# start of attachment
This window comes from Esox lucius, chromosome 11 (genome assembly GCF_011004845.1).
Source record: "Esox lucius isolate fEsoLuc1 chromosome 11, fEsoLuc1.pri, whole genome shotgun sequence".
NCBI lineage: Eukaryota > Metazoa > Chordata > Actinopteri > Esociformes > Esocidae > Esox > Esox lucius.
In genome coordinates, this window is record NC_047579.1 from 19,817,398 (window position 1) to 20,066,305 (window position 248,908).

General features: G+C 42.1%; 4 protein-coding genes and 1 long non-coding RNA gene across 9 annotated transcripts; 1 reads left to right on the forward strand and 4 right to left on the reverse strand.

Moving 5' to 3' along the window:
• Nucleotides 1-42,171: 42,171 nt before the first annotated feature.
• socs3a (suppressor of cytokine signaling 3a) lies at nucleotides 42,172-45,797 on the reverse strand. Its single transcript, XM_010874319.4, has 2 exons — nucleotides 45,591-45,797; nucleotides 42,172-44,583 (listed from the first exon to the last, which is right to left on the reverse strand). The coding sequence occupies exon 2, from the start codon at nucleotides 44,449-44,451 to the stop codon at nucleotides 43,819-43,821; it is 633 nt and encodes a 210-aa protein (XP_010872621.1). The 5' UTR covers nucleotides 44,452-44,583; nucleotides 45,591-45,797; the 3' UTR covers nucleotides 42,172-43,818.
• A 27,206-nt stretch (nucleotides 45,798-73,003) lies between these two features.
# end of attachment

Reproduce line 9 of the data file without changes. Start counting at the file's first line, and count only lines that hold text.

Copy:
• A 27,206-nt stretch (nucleotides 45,798-73,003) lies between these two features.